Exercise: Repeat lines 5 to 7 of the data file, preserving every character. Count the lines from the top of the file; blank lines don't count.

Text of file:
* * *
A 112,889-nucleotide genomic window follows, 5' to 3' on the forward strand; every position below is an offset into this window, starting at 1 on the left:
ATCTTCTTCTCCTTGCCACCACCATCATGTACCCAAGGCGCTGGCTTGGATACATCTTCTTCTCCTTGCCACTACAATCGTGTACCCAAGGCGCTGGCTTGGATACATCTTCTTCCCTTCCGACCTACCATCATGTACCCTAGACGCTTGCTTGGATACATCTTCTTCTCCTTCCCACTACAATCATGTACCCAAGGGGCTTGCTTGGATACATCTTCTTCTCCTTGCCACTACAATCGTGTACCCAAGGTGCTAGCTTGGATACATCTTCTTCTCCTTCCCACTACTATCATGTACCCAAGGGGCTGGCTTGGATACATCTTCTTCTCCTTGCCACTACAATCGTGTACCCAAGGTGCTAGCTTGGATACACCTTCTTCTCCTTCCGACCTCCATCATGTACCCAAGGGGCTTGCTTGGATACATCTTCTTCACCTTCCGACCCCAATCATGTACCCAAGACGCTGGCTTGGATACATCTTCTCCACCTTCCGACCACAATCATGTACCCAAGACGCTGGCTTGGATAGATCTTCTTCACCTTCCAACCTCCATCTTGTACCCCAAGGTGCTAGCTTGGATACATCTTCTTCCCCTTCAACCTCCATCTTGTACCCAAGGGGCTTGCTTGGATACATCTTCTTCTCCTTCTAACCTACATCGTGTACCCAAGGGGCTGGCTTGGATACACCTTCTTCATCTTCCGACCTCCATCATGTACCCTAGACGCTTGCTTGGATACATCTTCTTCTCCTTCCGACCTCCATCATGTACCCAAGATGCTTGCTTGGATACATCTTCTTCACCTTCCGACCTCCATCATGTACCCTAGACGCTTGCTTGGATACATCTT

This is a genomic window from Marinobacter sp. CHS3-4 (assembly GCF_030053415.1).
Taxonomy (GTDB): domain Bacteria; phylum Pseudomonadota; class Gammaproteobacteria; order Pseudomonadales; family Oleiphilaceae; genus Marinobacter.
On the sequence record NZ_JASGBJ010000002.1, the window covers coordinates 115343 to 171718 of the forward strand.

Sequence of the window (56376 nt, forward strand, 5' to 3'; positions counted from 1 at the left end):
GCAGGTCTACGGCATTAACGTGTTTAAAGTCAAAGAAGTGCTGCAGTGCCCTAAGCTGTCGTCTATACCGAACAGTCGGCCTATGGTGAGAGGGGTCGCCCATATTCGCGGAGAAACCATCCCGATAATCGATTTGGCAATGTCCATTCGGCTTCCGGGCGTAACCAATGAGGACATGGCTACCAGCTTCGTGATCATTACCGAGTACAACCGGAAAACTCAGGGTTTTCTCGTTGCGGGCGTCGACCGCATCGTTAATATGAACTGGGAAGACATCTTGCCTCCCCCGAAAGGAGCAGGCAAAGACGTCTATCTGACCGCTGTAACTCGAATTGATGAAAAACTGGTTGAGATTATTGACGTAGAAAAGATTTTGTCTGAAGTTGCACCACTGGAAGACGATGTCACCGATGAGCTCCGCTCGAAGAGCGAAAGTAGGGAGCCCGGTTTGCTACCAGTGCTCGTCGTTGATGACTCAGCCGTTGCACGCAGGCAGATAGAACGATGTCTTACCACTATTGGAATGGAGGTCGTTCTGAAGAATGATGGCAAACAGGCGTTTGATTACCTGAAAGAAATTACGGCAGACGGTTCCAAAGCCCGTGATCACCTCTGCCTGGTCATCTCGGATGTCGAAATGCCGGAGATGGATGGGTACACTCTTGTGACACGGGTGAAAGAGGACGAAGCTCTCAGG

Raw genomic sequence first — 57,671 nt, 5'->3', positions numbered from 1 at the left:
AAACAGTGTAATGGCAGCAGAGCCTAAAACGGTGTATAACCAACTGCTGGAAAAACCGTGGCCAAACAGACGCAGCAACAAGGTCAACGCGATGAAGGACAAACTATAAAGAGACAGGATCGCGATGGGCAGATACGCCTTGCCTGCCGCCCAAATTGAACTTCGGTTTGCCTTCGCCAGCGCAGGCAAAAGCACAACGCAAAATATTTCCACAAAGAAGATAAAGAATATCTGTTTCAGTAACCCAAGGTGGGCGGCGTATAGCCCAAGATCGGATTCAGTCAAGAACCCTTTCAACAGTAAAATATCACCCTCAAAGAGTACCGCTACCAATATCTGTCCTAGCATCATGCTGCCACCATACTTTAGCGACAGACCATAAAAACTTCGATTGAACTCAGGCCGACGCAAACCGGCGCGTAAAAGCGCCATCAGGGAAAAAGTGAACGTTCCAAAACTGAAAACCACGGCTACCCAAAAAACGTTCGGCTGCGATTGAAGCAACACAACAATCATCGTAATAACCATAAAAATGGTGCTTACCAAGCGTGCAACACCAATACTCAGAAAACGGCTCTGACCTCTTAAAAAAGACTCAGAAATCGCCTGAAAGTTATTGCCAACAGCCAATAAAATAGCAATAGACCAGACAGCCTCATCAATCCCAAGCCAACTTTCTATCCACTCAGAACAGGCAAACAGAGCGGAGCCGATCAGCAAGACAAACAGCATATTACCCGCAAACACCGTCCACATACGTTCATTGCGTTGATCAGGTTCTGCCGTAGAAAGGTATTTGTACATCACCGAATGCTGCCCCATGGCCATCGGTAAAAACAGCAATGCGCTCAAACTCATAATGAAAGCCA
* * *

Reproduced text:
On the sequence record NZ_JASGBJ010000002.1, the window covers coordinates 115343 to 171718 of the forward strand.

Sequence of the window (56376 nt, forward strand, 5' to 3'; positions counted from 1 at the left end):
GCAGGTCTACGGCATTAACGTGTTTAAAGTCAAAGAAGTGCTGCAGTGCCCTAAGCTGTCGTCTATACCGAACAGTCGGCCTATGGTGAGAGGGGTCGCCCATATTCGCGGAGAAACCATCCCGATAATCGATTTGGCAATGTCCATTCGGCTTCCGGGCGTAACCAATGAGGACATGGCTACCAGCTTCGTGATCATTACCGAGTACAACCGGAAAACTCAGGGTTTTCTCGTTGCGGGCGTCGACCGCATCGTTAATATGAACTGGGAAGACATCTTGCCTCCCCCGAAAGGAGCAGGCAAAGACGTCTATCTGACCGCTGTAACTCGAATTGATGAAAAACTGGTTGAGATTATTGACGTAGAAAAGATTTTGTCTGAAGTTGCACCACTGGAAGACGATGTCACCGATGAGCTCCGCTCGAAGAGCGAAAGTAGGGAGCCCGGTTTGCTACCAGTGCTCGTCGTTGATGACTCAGCCGTTGCACGCAGGCAGATAGAACGATGTCTTACCACTATTGGAATGGAGGTCGTTCTGAAGAATGATGGCAAACAGGCGTTTGATTACCTGAAAGAAATTACGGCAGACGGTTCCAAAGCCCGTGATCACCTCTGCCTGGTCATCTCGGATGTCGAAATGCCGGAGATGGATGGGTACACTCTTGTGACACGGGTGAAAGAGGACGAAGCTCTCAGG